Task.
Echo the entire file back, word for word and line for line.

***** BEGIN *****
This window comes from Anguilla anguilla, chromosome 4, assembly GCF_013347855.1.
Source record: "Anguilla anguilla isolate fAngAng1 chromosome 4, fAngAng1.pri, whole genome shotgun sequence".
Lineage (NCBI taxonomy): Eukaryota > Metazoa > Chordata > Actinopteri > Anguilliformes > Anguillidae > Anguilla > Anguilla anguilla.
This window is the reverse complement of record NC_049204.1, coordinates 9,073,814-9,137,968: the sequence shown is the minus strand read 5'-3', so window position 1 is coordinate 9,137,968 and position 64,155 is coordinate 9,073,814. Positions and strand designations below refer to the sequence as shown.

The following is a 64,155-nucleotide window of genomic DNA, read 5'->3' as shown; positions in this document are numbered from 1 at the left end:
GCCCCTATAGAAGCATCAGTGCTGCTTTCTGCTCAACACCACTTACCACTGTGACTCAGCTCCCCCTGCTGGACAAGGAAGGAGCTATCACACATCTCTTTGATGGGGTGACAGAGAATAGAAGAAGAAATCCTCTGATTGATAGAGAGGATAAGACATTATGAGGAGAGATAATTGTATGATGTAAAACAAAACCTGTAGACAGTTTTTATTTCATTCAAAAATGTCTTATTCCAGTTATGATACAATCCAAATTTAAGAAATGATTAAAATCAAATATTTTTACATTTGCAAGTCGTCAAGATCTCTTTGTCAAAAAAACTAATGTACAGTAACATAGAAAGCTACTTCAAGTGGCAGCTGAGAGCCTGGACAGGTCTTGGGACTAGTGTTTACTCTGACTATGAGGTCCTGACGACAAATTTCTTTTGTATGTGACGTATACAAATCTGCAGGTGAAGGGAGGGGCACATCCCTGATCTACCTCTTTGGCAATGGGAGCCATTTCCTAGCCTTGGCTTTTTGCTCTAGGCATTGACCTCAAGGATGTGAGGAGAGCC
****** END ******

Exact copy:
This window comes from Anguilla anguilla, chromosome 4, assembly GCF_013347855.1.
Source record: "Anguilla anguilla isolate fAngAng1 chromosome 4, fAngAng1.pri, whole genome shotgun sequence".
Lineage (NCBI taxonomy): Eukaryota > Metazoa > Chordata > Actinopteri > Anguilliformes > Anguillidae > Anguilla > Anguilla anguilla.
This window is the reverse complement of record NC_049204.1, coordinates 9,073,814-9,137,968: the sequence shown is the minus strand read 5'-3', so window position 1 is coordinate 9,137,968 and position 64,155 is coordinate 9,073,814. Positions and strand designations below refer to the sequence as shown.

The following is a 64,155-nucleotide window of genomic DNA, read 5'->3' as shown; positions in this document are numbered from 1 at the left end:
GCCCCTATAGAAGCATCAGTGCTGCTTTCTGCTCAACACCACTTACCACTGTGACTCAGCTCCCCCTGCTGGACAAGGAAGGAGCTATCACACATCTCTTTGATGGGGTGACAGAGAATAGAAGAAGAAATCCTCTGATTGATAGAGAGGATAAGACATTATGAGGAGAGATAATTGTATGATGTAAAACAAAACCTGTAGACAGTTTTTATTTCATTCAAAAATGTCTTATTCCAGTTATGATACAATCCAAATTTAAGAAATGATTAAAATCAAATATTTTTACATTTGCAAGTCGTCAAGATCTCTTTGTCAAAAAAACTAATGTACAGTAACATAGAAAGCTACTTCAAGTGGCAGCTGAGAGCCTGGACAGGTCTTGGGACTAGTGTTTACTCTGACTATGAGGTCCTGACGACAAATTTCTTTTGTATGTGACGTATACAAATCTGCAGGTGAAGGGAGGGGCACATCCCTGATCTACCTCTTTGGCAATGGGAGCCATTTCCTAGCCTTGGCTTTTTGCTCTAGGCATTGACCTCAAGGATGTGAGGAGAGCC